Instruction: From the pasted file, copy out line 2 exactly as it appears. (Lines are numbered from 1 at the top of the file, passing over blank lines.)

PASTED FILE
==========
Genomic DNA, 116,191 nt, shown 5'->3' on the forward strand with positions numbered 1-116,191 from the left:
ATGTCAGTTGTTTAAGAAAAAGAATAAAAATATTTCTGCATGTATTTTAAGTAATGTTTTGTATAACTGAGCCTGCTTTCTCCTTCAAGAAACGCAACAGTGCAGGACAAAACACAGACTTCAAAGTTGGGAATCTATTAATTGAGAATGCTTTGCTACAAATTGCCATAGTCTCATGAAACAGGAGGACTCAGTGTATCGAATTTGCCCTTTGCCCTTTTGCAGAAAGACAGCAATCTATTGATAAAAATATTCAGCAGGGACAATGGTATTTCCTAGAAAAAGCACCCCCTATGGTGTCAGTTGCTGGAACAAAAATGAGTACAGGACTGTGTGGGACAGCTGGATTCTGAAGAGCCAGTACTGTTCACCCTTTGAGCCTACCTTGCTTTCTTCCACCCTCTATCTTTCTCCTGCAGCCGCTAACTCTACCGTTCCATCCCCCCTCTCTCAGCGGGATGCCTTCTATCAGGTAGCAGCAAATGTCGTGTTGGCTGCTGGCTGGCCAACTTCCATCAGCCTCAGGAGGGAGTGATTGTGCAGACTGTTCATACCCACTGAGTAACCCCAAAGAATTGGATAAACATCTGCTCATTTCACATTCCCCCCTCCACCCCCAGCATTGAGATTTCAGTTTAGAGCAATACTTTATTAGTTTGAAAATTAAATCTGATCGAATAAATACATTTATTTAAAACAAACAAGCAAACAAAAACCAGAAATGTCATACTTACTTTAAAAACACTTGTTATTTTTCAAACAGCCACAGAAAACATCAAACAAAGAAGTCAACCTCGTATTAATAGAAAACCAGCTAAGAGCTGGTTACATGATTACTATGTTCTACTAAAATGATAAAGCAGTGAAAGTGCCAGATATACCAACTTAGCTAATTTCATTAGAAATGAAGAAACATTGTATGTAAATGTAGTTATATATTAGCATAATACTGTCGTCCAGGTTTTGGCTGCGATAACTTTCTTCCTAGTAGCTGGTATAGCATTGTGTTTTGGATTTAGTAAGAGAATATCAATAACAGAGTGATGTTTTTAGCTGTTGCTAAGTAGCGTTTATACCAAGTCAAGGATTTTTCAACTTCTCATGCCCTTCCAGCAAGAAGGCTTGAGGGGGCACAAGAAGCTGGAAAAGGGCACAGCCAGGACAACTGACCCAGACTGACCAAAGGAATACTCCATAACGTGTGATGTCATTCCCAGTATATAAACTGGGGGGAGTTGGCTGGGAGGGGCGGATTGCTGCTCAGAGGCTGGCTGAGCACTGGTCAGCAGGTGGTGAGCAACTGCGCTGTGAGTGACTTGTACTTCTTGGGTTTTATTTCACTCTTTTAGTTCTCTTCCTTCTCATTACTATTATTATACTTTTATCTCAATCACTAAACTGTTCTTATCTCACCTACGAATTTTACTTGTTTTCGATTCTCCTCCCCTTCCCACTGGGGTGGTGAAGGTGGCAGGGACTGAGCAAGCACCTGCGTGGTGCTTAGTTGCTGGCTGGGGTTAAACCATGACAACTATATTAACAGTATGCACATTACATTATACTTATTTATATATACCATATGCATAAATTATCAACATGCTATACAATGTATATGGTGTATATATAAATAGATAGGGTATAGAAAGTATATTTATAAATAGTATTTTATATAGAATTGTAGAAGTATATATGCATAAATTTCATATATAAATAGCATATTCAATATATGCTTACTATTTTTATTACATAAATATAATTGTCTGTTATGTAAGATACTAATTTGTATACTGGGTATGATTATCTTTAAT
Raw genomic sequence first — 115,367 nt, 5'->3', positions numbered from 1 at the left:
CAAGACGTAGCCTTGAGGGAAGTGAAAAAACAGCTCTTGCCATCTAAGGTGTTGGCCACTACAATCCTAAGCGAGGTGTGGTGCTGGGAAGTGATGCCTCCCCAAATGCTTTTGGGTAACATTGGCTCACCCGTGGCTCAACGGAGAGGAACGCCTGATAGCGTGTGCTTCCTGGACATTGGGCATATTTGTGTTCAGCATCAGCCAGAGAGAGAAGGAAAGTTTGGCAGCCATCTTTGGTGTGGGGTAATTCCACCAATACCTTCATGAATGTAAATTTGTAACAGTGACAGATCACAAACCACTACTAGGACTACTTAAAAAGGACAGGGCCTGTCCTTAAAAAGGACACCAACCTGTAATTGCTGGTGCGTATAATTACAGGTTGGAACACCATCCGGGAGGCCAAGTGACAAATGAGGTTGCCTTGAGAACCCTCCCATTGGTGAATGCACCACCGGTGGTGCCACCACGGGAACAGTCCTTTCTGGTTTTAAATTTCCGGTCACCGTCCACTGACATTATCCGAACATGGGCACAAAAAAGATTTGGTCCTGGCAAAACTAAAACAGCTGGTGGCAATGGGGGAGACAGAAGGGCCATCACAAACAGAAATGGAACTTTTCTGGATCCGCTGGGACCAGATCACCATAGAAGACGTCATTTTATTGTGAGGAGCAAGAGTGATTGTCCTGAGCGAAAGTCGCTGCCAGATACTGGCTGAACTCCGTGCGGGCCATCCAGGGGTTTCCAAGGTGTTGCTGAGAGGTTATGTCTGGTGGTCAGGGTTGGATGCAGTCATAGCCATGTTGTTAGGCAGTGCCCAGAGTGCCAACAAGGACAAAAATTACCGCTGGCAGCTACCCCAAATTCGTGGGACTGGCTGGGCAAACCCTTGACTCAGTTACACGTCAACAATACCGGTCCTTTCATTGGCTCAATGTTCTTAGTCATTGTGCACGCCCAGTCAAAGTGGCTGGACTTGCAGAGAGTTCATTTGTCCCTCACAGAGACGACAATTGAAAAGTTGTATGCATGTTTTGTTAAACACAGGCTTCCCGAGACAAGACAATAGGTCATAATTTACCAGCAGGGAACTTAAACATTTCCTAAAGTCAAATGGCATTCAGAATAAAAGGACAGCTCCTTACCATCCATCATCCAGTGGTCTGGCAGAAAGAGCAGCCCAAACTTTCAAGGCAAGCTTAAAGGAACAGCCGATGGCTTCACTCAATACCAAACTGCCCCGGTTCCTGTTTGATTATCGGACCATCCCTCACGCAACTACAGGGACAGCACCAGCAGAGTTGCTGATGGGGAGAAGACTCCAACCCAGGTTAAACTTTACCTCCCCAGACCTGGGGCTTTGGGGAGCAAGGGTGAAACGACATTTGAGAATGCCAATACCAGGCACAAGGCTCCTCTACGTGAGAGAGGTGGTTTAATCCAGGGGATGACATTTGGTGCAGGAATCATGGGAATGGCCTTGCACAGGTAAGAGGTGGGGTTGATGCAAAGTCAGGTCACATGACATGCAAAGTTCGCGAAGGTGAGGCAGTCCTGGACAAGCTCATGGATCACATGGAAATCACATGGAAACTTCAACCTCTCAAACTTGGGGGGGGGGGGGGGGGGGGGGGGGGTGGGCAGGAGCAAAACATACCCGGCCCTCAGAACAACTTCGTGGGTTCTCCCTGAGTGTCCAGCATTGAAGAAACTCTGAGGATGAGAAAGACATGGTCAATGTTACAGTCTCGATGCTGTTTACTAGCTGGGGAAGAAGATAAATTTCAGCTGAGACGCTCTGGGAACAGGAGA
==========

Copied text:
ATGTCAGTTGTTTAAGAAAAAGAATAAAAATATTTCTGCATGTATTTTAAGTAATGTTTTGTATAACTGAGCCTGCTTTCTCCTTCAAGAAACGCAACAGTGCAGGACAAAACACAGACTTCAAAGTTGGGAATCTATTAATTGAGAATGCTTTGCTACAAATTGCCATAGTCTCATGAAACAGGAGGACTCAGTGTATCGAATTTGCCCTTTGCCCTTTTGCAGAAAGACAGCAATCTATTGATAAAAATATTCAGCAGGGACAATGGTATTTCCTAGAAAAAGCACCCCCTATGGTGTCAGTTGCTGGAACAAAAATGAGTACAGGACTGTGTGGGACAGCTGGATTCTGAAGAGCCAGTACTGTTCACCCTTTGAGCCTACCTTGCTTTCTTCCACCCTCTATCTTTCTCCTGCAGCCGCTAACTCTACCGTTCCATCCCCCCTCTCTCAGCGGGATGCCTTCTATCAGGTAGCAGCAAATGTCGTGTTGGCTGCTGGCTGGCCAACTTCCATCAGCCTCAGGAGGGAGTGATTGTGCAGACTGTTCATACCCACTGAGTAACCCCAAAGAATTGGATAAACATCTGCTCATTTCACATTCCCCCCTCCACCCCCAGCATTGAGATTTCAGTTTAGAGCAATACTTTATTAGTTTGAAAATTAAATCTGATCGAATAAATACATTTATTTAAAACAAACAAGCAAACAAAAACCAGAAATGTCATACTTACTTTAAAAACACTTGTTATTTTTCAAACAGCCACAGAAAACATCAAACAAAGAAGTCAACCTCGTATTAATAGAAAACCAGCTAAGAGCTGGTTACATGATTACTATGTTCTACTAAAATGATAAAGCAGTGAAAGTGCCAGATATACCAACTTAGCTAATTTCATTAGAAATGAAGAAACATTGTATGTAAATGTAGTTATATATTAGCATAATACTGTCGTCCAGGTTTTGGCTGCGATAACTTTCTTCCTAGTAGCTGGTATAGCATTGTGTTTTGGATTTAGTAAGAGAATATCAATAACAGAGTGATGTTTTTAGCTGTTGCTAAGTAGCGTTTATACCAAGTCAAGGATTTTTCAACTTCTCATGCCCTTCCAGCAAGAAGGCTTGAGGGGGCACAAGAAGCTGGAAAAGGGCACAGCCAGGACAACTGACCCAGACTGACCAAAGGAATACTCCATAACGTGTGATGTCATTCCCAGTATATAAACTGGGGGGAGTTGGCTGGGAGGGGCGGATTGCTGCTCAGAGGCTGGCTGAGCACTGGTCAGCAGGTGGTGAGCAACTGCGCTGTGAGTGACTTGTACTTCTTGGGTTTTATTTCACTCTTTTAGTTCTCTTCCTTCTCATTACTATTATTATACTTTTATCTCAATCACTAAACTGTTCTTATCTCACCTACGAATTTTACTTGTTTTCGATTCTCCTCCCCTTCCCACTGGGGTGGTGAAGGTGGCAGGGACTGAGCAAGCACCTGCGTGGTGCTTAGTTGCTGGCTGGGGTTAAACCATGACAACTATATTAACAGTATGCACATTACATTATACTTATTTATATATACCATATGCATAAATTATCAACATGCTATACAATGTATATGGTGTATATATAAATAGATAGGGTATAGAAAGTATATTTATAAATAGTATTTTATATAGAATTGTAGAAGTATATATGCATAAATTTCATATATAAATAGCATATTCAATATATGCTTACTATTTTTATTACATAAATATAATTGTCTGTTATGTAAGATACTAATTTGTATACTGGGTATGATTATCTTTAAT